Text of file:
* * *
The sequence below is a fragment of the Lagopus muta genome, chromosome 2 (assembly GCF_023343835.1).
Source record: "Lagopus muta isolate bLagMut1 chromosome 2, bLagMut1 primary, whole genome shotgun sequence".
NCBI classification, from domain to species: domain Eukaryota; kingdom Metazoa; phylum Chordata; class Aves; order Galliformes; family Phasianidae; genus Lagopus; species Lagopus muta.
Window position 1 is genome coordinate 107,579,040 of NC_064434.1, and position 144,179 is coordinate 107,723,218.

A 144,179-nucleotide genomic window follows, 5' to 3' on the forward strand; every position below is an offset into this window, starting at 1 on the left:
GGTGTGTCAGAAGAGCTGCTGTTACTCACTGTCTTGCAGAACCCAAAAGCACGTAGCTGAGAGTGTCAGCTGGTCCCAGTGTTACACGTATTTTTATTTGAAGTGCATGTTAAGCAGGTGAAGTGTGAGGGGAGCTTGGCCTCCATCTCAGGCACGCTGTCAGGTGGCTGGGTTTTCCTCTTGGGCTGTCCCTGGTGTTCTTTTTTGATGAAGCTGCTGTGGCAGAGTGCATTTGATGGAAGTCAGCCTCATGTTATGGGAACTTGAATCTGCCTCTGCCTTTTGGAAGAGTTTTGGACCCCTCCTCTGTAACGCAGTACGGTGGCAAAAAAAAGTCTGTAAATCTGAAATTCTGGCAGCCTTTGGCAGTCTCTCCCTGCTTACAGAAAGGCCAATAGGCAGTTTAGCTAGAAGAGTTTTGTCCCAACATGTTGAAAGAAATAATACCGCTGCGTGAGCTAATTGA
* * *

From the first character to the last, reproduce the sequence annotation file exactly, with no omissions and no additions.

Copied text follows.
The sequence below is a fragment of the Lagopus muta genome, chromosome 2 (assembly GCF_023343835.1).
Source record: "Lagopus muta isolate bLagMut1 chromosome 2, bLagMut1 primary, whole genome shotgun sequence".
NCBI classification, from domain to species: domain Eukaryota; kingdom Metazoa; phylum Chordata; class Aves; order Galliformes; family Phasianidae; genus Lagopus; species Lagopus muta.
Window position 1 is genome coordinate 107,579,040 of NC_064434.1, and position 144,179 is coordinate 107,723,218.

A 144,179-nucleotide genomic window follows, 5' to 3' on the forward strand; every position below is an offset into this window, starting at 1 on the left:
GGTGTGTCAGAAGAGCTGCTGTTACTCACTGTCTTGCAGAACCCAAAAGCACGTAGCTGAGAGTGTCAGCTGGTCCCAGTGTTACACGTATTTTTATTTGAAGTGCATGTTAAGCAGGTGAAGTGTGAGGGGAGCTTGGCCTCCATCTCAGGCACGCTGTCAGGTGGCTGGGTTTTCCTCTTGGGCTGTCCCTGGTGTTCTTTTTTGATGAAGCTGCTGTGGCAGAGTGCATTTGATGGAAGTCAGCCTCATGTTATGGGAACTTGAATCTGCCTCTGCCTTTTGGAAGAGTTTTGGACCCCTCCTCTGTAACGCAGTACGGTGGCAAAAAAAAGTCTGTAAATCTGAAATTCTGGCAGCCTTTGGCAGTCTCTCCCTGCTTACAGAAAGGCCAATAGGCAGTTTAGCTAGAAGAGTTTTGTCCCAACATGTTGAAAGAAATAATACCGCTGCGTGAGCTAATTGA